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A transaction is a sequence of operations performed as a single logical unit of work. A logical unit of work must exhibit four properties, called the ACID (Atomicity, Consistency, Isolation, and Durability) properties, to qualify as a transaction.

Controlling Transactions

Applications control transactions mainly by specifying when a transaction starts and ends. This can be specified using either TABSDatabase methods or SQL statements. An example of code with transaction use:

with MyABSDatabase do
// Multiple table updates or some other actions
{ ... }


You can start transactions in Absolute Database through either an
TABSDatabase.StartTransaction call or the START TRANSACTION statement of Absolute Database SQL.

You can end transactions with either a COMMIT or ROLLBACK statement.

If a transaction is successful, commit it. A COMMIT statement guarantees all of the transaction's modifications are made a permanent part of the database. A COMMIT also frees resources, such as locks, used by the transaction.
You can commit transaction through either an
TABSDatabase.Commit call or the COMMIT statement of Absolute Database SQL.
By default the Commit flushes data changes to disk. If you would like to improve the performance, it is recommended to set DoFlushBuffers parameter to false, allowing OS to perform lazy writes on disk.

If an error occurs in a transaction, or if the user decides to cancel the transaction, then roll the transaction back. A ROLLBACK statement backs out all modifications made in the transaction by returning the data to the state it was in at the start of the transaction. A ROLLBACK also frees resources held by the transaction.
You can roll back transaction through either an
TABSDatabase.Rollback call or the ROLLBACK statement of Absolute Database SQL. It is also recommended to resresh open tables to avoid displaying data which is rolled back now, but make sure that there are no pending inserts or edits on these tables.

Transaction Locks

Absolute Database engine acquires table and record locks during the transaction. Unlike the usual locks, transaction locks remain unchanged after table modification until the end of transaction. These table locks don't prevent other users from reading locked table records, increasing concurrency level.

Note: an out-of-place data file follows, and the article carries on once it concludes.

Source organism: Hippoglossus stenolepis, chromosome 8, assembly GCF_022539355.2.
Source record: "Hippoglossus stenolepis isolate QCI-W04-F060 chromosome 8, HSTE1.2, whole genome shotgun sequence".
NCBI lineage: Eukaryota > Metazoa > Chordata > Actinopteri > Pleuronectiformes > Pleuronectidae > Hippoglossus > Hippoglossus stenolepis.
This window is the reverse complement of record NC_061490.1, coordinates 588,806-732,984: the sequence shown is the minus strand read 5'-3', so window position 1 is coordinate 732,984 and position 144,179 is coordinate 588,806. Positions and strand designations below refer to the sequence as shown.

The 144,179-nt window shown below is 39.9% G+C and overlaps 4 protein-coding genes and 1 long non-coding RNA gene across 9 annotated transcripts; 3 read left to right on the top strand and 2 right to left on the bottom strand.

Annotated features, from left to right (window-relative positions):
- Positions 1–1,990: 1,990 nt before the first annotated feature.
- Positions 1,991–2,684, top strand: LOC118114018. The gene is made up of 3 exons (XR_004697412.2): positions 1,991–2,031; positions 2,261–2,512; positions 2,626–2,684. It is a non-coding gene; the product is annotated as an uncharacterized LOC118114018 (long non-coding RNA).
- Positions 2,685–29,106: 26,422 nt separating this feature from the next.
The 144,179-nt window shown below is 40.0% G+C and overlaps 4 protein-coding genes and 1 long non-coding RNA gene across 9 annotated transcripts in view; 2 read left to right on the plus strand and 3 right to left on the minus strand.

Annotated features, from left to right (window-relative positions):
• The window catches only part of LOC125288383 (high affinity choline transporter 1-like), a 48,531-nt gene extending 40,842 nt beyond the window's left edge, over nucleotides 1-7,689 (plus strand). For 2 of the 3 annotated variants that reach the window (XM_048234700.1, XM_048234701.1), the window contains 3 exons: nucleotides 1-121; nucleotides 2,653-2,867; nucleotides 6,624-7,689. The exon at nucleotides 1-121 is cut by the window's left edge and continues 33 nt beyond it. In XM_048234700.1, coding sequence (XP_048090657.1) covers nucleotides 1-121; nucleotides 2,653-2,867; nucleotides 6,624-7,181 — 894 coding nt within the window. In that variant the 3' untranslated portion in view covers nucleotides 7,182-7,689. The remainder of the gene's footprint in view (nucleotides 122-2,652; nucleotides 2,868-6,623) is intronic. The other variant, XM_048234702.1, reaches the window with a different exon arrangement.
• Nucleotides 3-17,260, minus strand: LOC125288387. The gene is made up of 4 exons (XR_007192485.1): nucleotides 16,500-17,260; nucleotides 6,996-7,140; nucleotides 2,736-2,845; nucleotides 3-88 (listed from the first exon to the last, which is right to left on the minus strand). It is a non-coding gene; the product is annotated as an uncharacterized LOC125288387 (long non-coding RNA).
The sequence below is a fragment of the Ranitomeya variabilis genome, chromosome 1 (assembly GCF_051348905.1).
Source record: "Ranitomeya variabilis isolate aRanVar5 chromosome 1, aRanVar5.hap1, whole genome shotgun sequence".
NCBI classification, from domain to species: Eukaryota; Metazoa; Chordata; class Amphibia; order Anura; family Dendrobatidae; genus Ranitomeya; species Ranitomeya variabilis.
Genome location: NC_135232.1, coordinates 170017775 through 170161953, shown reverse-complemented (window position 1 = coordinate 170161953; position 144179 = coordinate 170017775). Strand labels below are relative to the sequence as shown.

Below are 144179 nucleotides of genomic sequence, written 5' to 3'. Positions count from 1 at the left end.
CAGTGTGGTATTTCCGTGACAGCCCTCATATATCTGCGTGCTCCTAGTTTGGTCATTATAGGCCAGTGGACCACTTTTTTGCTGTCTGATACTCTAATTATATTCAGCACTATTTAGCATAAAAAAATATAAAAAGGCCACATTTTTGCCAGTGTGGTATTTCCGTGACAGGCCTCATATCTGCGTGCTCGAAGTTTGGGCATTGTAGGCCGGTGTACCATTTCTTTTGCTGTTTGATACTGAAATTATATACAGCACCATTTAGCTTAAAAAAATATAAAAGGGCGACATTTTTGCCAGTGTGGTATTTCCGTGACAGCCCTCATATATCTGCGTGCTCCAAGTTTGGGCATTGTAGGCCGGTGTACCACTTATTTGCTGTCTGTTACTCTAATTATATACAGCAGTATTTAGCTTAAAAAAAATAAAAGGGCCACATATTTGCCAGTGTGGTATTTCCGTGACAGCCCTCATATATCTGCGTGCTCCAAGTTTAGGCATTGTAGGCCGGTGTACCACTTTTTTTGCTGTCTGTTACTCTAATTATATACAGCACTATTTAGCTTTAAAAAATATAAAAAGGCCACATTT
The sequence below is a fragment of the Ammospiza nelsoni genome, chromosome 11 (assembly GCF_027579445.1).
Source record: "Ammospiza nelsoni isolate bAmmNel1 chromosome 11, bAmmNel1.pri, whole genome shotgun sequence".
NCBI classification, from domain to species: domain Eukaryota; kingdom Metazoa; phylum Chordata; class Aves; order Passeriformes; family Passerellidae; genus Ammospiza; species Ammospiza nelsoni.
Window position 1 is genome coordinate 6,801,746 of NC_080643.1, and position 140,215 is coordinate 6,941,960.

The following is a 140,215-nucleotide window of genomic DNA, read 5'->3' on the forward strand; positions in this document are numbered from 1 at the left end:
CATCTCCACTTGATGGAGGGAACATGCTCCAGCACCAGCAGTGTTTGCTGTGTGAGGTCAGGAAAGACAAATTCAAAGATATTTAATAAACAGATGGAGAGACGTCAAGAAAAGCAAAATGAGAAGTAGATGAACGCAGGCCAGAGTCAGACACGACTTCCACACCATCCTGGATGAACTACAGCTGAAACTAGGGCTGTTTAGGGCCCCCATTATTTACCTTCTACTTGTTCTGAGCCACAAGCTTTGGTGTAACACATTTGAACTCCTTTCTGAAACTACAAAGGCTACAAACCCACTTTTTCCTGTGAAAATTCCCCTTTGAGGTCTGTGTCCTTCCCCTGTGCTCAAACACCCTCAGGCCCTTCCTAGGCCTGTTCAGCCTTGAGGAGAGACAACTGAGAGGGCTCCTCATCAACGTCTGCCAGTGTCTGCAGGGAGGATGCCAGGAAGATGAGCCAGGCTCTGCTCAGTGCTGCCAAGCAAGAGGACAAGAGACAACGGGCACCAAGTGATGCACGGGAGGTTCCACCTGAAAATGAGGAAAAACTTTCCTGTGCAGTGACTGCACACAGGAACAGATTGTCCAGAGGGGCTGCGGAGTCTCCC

A deadlock occurs when there is a cyclic dependency between two or more threads for some set of resources.
Although deadlocks cannot be avoided completely, the number of deadlocks can be minimized.

Minimizing deadlocks can increase transaction throughput and reduce system overhead because fewer transactions are:
·Rolled back, undoing all the work performed by the transaction.  
·Resubmitted by applications because they were rolled back when deadlocked.  

To help minimize deadlocks:
·Access objects in the same order.  
·Avoid user interaction in transactions.  
·Keep transactions short and in one batch.  

SQL in Transactions

INSERT, UPDATE and DELETE SQL statements implicitly use an internal kind of transaction if one is not already active.
SELECT peforms share locks on all processed tables, but this lock is freed as soon as SELECT satement is executed.

Operations Not Allowed in Transactions

It is not permitted in transactions to perfrom:

Create table (CreateTable method, SQL CREATE TABLE)
Delete table (DeleteTable method, SQL DROP TABLE)
Empty table (EmptyTable method)
Copy table (CopyTable method)
Rename table (RenameTable method, SQL ALTER TABLE)
Restructure table (RestructureTable method, SQL ALTER TABLE)
RenameField in a table (RenameField method, SQL ALTER TABLE)
Add index to table (AddIndex method, SQL CREATE INDEX)
Delete index from table (DeleteIndex, DeleteAllIndexes methods, SQL DROP INDEX)

Isolation Level

Transaction isolation level determines how a transaction interacts with other simultaneous transactions when they work with the same tables, and how much a transaction sees of the work performed by other transactions.
Absolute Database supports ReadCommited level.
ReadCommitted permits reading of committed (permanent) changes made to the database by other simultaneous transactions.

Data Integrity

Absolute Database buffers in memory all changes made by transaction until commit or rollback.
If trransaction is commited, then all changes are written by the short operation. This allows to keep a good level of data integrity even in case of unexpected power loss or network problems.
If however the process of writing changes was interrupted, for example in such cases when very large trahsactions are performed and commiting process was legthy, the Absolute Database engine will detect if writing changes was interrupted and will suggest an auto-repair of a database file.

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